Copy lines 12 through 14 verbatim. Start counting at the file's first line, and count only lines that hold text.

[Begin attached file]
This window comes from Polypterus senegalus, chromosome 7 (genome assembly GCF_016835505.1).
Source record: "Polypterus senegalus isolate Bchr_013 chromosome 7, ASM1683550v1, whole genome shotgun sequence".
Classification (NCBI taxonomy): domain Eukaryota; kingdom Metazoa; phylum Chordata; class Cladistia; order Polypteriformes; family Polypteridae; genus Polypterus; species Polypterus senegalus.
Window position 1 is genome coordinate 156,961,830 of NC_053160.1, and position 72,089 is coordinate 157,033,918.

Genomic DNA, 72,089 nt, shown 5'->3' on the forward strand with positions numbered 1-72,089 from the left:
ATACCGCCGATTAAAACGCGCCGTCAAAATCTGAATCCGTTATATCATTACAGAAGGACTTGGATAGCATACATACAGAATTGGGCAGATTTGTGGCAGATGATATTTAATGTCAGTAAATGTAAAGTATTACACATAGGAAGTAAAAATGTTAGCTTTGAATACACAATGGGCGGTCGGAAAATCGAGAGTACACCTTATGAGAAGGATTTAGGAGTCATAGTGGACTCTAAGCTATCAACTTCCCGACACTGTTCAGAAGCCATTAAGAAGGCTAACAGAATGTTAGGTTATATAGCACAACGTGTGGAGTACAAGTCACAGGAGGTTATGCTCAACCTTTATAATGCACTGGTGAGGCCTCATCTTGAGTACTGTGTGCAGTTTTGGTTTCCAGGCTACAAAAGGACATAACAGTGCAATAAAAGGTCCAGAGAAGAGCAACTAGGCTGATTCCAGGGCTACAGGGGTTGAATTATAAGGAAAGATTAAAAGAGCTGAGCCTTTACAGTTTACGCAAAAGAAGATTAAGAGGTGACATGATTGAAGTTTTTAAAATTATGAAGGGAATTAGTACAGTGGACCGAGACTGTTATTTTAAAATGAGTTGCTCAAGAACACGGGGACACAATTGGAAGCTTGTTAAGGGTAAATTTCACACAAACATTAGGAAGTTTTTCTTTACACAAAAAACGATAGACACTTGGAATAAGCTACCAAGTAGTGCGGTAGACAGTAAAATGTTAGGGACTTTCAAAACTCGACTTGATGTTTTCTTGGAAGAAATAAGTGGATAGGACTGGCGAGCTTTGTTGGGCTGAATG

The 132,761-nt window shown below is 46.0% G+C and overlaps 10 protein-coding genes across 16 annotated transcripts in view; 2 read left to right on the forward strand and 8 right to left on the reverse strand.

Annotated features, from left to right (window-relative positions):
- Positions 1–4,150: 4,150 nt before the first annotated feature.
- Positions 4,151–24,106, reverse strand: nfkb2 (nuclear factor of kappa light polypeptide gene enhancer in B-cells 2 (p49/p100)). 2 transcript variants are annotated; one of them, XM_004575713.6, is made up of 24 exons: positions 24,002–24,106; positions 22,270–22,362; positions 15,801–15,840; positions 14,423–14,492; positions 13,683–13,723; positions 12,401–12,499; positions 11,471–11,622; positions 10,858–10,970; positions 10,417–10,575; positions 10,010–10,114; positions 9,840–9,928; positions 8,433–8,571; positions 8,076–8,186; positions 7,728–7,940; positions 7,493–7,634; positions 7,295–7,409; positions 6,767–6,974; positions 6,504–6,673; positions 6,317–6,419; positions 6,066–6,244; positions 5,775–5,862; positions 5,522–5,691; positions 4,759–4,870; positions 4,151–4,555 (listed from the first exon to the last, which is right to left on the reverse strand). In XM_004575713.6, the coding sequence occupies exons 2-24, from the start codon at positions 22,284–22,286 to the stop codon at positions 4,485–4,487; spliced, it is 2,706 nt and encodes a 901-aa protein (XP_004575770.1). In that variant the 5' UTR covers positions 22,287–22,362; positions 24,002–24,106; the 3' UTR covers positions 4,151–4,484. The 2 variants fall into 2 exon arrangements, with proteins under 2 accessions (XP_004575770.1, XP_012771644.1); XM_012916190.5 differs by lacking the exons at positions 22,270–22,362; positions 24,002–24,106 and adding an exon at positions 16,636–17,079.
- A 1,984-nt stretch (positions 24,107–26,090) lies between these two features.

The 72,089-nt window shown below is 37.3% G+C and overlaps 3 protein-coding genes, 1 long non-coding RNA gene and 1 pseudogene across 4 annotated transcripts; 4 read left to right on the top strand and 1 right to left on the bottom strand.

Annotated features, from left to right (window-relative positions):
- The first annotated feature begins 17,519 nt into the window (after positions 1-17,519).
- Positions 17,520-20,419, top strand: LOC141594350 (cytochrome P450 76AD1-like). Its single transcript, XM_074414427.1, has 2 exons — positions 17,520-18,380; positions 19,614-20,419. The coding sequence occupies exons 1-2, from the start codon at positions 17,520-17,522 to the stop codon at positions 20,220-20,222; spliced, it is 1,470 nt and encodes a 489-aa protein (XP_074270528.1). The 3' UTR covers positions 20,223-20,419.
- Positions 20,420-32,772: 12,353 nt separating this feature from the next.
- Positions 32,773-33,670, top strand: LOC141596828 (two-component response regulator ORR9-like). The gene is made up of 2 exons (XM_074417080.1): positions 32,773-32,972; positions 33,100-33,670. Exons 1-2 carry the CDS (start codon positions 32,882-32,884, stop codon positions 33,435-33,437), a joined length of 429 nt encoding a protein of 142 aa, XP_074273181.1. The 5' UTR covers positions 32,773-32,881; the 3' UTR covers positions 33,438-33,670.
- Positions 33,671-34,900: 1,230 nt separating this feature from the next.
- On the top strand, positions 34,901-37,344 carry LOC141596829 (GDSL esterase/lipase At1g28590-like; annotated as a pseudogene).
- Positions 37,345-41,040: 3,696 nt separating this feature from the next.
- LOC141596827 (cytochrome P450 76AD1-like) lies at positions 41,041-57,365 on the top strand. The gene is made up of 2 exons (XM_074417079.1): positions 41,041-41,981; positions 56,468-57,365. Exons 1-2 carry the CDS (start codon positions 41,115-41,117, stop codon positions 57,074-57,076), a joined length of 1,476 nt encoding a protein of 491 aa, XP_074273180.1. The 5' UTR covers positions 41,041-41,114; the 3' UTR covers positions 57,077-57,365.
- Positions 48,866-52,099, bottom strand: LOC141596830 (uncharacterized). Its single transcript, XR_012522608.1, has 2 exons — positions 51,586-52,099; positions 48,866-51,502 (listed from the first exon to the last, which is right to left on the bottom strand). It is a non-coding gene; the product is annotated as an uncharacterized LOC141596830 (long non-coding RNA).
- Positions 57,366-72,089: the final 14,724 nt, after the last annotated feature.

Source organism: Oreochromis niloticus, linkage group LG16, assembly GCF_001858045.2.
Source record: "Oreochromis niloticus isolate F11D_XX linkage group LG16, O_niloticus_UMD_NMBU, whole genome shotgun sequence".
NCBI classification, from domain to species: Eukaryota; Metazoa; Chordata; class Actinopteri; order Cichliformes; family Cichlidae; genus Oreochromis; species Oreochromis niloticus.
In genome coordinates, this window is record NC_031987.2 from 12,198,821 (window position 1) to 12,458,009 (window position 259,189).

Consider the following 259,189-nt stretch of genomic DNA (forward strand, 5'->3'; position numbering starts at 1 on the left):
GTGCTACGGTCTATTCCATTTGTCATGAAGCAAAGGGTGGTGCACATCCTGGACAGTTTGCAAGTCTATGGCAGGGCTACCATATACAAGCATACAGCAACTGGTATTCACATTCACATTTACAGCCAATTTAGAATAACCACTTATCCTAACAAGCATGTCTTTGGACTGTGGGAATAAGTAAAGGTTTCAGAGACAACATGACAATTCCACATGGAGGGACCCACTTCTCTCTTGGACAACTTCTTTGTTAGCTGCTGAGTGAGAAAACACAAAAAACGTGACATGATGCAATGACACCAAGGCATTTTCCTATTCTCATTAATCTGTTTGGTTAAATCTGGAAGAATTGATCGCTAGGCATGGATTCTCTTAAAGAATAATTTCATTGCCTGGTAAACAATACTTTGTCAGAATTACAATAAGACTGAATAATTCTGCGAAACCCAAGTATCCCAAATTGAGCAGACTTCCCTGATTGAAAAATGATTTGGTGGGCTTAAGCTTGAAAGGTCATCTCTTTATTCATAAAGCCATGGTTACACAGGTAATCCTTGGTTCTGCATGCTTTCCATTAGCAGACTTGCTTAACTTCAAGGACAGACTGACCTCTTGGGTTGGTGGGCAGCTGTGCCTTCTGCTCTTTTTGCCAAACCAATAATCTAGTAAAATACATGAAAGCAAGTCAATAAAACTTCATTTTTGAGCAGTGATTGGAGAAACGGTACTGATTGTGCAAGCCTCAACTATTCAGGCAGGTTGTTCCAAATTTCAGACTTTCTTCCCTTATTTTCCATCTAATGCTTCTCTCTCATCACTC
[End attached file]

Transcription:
The 72,089-nt window shown below is 37.3% G+C and overlaps 3 protein-coding genes, 1 long non-coding RNA gene and 1 pseudogene across 4 annotated transcripts; 4 read left to right on the top strand and 1 right to left on the bottom strand.

Annotated features, from left to right (window-relative positions):
- The first annotated feature begins 17,519 nt into the window (after positions 1-17,519).